Patrick “Rocky” Rorig Dies After Falling Through Ice in Backyard Pond in Johnsburg, Illinois


McHenry Township Fire Protection District firefighter/paramedics and divers responded about 6:14 p.m. Sunday to a pond in the back of 3709 Windmere Lane for a water/ice rescue. A father and son were reported to be ice skating on the pond, when the father fell through the ice into the water. His son was able to get off of the ice.

Firefighters and fire department divers were able to find the man, identified as Patrick “Rocky” Rorig, after searching the pond for about 33 minutes. He was immediately treated with Advanced Life Support including CPR while he was moved to a rescue-ambulance and transferred to a Flight for Life helicopter that was staged at a McHenry Township FPD firehouse.

The Flight for Life helicopter transported Patrick Rorig to Level I Trauma Center Advocate Condell Medical Center, where he was pronounced dead.

Firefighters called for a diver’s box to bring divers and side-scan sonar technicians responding to the scene. Side-scan sonar “visualizes” underwater by use of sound waves. At least 15 departments responded to the scene, including Antioch, Buffalo Grove, Cary, Crystal Lake, Gurnee, Spring Grove, Waukegan, Woodstock, and others. The mutual aid request was raised to a second alarm, just before Rorig was discovered in water about five feet deep, and about ten feet from break in the ice. Some ice that was covering the pond was very thick, but the area near the break was thin.

Several water/ice incidents have occurred recently, including another fatality in Johnsburg after a fisherman fell through the ice while ice fishing on the Pistakee Bay on February 3, 2012.

A man was rescued by Chicago police, the Chicago Police Marine Unit and Chicago firefighters after he fell into Belmont Harbor/Lake Michigan on February 18, 2012.

Four children were rescued by a neighbor, Robert George, after they fell through ice in Third Lake, near Grayslake on February 16, 2012.

A man died after being pulled from the South Branch of the Chicago River near Roosevelt Road on February 14, 2012.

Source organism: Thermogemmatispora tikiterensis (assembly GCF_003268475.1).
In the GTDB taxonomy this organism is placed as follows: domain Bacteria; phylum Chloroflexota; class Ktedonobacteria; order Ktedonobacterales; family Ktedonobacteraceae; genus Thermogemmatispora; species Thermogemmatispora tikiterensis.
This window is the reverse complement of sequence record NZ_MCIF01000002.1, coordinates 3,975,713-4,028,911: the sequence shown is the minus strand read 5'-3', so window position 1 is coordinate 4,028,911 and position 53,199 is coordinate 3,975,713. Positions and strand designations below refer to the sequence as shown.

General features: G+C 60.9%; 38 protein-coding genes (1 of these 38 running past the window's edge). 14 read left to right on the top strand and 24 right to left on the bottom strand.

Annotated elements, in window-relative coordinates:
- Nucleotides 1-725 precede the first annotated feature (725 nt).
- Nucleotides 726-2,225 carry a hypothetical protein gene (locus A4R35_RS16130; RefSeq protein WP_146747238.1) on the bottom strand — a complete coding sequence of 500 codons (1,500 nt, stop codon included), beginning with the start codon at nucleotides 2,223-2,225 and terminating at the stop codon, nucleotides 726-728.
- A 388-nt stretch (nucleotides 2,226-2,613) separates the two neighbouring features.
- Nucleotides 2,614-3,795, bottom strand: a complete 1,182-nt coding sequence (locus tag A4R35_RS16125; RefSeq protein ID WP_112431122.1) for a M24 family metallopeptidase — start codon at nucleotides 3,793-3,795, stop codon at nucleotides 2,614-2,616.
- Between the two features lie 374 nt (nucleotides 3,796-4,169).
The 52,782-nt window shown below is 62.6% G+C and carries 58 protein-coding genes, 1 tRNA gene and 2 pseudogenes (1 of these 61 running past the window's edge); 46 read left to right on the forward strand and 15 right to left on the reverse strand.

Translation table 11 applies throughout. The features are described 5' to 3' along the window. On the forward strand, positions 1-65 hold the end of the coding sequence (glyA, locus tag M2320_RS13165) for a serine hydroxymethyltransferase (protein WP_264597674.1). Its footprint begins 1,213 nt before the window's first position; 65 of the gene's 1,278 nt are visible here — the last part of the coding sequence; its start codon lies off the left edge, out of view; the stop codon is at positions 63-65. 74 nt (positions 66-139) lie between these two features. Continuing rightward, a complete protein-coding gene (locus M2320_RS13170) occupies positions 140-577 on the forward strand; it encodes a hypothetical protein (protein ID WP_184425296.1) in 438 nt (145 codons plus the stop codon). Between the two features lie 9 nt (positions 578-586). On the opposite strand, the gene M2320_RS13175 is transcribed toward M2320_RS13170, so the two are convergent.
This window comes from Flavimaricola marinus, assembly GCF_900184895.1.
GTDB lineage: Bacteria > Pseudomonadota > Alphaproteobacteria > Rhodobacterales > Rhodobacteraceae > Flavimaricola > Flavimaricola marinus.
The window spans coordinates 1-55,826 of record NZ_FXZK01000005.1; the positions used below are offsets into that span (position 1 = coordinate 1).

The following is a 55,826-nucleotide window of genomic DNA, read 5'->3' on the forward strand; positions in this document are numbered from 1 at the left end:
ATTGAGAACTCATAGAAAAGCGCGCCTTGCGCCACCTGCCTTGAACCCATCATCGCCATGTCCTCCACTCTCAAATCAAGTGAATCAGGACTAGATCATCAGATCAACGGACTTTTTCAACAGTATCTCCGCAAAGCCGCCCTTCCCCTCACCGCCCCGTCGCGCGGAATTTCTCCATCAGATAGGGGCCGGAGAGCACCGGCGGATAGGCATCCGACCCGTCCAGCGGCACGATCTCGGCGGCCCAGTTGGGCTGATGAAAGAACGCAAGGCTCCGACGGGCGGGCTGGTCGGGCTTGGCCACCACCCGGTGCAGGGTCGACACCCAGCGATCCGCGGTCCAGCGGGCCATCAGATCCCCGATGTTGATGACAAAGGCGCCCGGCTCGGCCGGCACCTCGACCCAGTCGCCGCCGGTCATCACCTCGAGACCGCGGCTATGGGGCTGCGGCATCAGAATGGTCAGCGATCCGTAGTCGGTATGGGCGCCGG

A 60-year-old man died in Izaak Walton Nature Lake in Homewood, Illinois after he apparently fell through the ice after trying to rescue his dog on February 13, 2012.

A man died after he was pulled from Lake Michigan by Chicago Fire Department’s Scuba Unit on February 5, 2012.

Palatine police officers rescued a woman who was trying to rescue her dog at Hamilton Reservoir in Palatine on January 21, 2012. She had fallen through ice but was able to keep her head above water water for several minutes. Buffalo Grove firefighters tried to rescue a dog that went underwater in an icy reservoir earlier the same day. The dog was not found.

An off-duty Chicago firefighter rescued a man who fell in the water in Diversey Harbor on January 4, 2012.

Occasionally people can survive beyond the usual estimated six minutes that is the standard time when lack of oxygen causes death. A dive reflex that is enhanced by icy water, can prevent immediate brain death. On January 18, 1984 Jimmy Tontlewicz, snow sledding near Lake Michigan and Lawrence Wilson Drive, went down to the ice cover on Lake Michigan to retrieve a runaway sled with his father Terrence N. Tontlewicz. When Jimmy jumped onto the ice, the ice broke and both fell into the icy cold waters. Jimmy submerged and Terrence managed to stay afloat. A news camera crew was nearby and used a video or power cable to pull Terrence to safety, but Jimmy slipped underwater. He was underwater for about 20 minutes before a Chicago Fire Department diver pulled his apparently lifeless adolescent body out of the water. Jimmy’s body temperature reached as low as 80 degrees and his heart and breathing stopped several times. His heart was restarted with a defibrillator and his body was rewarmed slowly while he was placed in a drug-induced coma to lessen the chance of a hasty return to normal metabolism and the associated possibility of brain damage.

Jimmy Tontlewicz came out of his coma and began months of physical therapy and speech therapy.

That’s why firefighters and divers will work intensely on drownings that are minutes into the incident — especially in icy water.

See recent water/ice rescues on CHICAGOFIREMAP.NET …

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